Gray Financial Risks
I love passive index investing. I love the intelligent simplicity of it, I love how it shows clearly that many asset managers are actually hurting clients more than helping them, and I love how it frees up professional resources to dedicate to more impactful areas of financial planning. Passive index investing has been endorsed by none other than the Oracle of Omaha, Warren Buffett, often said to be the greatest investor of our time.
However, some time ago, I began seeding an idea of the possible dangers of passive index investing. I ended the last blog by asking hard questions about S&P 500 index funds including questions like, what if these funds have created prices that no longer correspond to the functional value of the companies in the index? If that’s true, then are we no better than the people who were willing to pay exorbitant prices for tulip bulbs in the 17th century?
A quick reminder/disclosure is that this column is not investing advice for you! You're too unique to take general advice from a column. Back to the S&P 500.
It seems almost certain to me that the explosion of passive index fund investing has caused market price distortions. Investopedia defines a market distortion as interference that significantly affects prices and, in some cases, risk-taking and asset allocation. Does that mean you should sell every stock you own? No. Does that mean you should sell your S&P 500 index fund? No. And I admit again as I did last week, most of my clients hold S&P 500 index funds.
It does mean there is a risk inherent in passive index investing that is not there with active investing that relies on analysis to determine the merit of a particular investment. In simpler terms, investors can’t know if the price they're paying is “right” or “fair” if there is no investment analysis. So what action do you take?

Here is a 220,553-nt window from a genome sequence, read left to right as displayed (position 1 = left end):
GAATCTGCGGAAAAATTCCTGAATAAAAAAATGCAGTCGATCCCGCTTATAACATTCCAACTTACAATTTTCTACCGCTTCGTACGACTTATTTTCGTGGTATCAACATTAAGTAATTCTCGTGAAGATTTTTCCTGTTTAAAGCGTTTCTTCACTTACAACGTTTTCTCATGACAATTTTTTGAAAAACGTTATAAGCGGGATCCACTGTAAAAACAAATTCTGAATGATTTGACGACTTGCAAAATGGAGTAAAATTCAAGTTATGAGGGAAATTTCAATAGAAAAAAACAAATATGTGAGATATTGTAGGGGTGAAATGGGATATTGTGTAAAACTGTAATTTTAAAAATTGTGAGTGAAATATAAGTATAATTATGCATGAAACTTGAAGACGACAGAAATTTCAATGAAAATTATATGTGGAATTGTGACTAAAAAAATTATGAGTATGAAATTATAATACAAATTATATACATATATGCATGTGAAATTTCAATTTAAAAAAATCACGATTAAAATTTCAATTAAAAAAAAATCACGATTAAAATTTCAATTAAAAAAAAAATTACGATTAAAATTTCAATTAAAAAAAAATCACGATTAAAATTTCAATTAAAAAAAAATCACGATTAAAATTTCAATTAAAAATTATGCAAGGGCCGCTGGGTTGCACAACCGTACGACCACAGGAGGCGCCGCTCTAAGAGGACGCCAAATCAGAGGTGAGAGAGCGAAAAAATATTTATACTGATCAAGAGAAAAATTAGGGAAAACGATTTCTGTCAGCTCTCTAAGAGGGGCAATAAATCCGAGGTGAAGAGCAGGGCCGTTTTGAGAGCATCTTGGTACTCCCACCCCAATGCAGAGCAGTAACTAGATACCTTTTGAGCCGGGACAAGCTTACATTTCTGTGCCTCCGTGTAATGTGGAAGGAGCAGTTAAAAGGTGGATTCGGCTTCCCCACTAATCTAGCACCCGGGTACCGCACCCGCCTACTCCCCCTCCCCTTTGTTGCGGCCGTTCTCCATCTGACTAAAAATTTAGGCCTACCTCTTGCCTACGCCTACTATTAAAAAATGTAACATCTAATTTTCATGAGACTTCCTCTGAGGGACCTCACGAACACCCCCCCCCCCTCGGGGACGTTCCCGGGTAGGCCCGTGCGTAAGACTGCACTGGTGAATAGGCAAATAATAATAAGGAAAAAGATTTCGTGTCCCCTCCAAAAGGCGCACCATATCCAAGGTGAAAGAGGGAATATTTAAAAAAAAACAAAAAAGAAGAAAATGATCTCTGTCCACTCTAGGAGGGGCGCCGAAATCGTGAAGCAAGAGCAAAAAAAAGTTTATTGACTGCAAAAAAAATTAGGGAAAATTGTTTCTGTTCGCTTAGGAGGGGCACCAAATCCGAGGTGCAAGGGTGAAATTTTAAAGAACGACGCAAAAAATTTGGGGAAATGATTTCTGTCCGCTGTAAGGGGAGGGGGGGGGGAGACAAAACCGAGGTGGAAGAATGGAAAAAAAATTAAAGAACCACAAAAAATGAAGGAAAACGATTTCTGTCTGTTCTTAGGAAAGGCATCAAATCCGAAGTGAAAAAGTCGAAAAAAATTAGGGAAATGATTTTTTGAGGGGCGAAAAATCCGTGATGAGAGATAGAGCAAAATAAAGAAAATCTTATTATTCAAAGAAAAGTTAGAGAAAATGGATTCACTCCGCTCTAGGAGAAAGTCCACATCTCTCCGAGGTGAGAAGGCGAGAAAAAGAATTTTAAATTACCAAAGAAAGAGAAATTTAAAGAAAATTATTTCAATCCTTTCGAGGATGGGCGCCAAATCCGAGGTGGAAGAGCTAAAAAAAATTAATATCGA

Unfortunately, it’s not simple. It depends on YOUR risk tolerance and YOUR worldview. The longer we live in this world, the more readily we are able to admit this world is hardly black and white. It’s mostly gray. Our decisions are tough because every choice has pros and cons.
Take the pandemic response of the past 2 years. There were certainly a lot of physical health risks mitigated by shutting down the entire local economy, or US economy, or global economy. However, at what cost? It certainly came with a huge economic price tag to shut down everything. But we now see there were significant psychological and emotional price tags as well.
So when the next virus hits, do we shut down everything to ensure we keep infections and deaths to a minimum, or keep everything open to be sure we don’t pay too steep of psychological and economic costs? I have an opinion on what I believe it’s right, but I certainly understand when someone has a different perspective, because they are different from me!
Gray. Not black and white.
For your financial life, don’t pretend you can ever run away or hide from the risks of this world. They are everywhere. Instead, get serious about identifying the risks, and do serious research or get serious help about worst case scenarios and options for you and the ones you love.
Finally, as you consider these risks and scary circumstances, one final piece of advice: beware of annuity salespeople.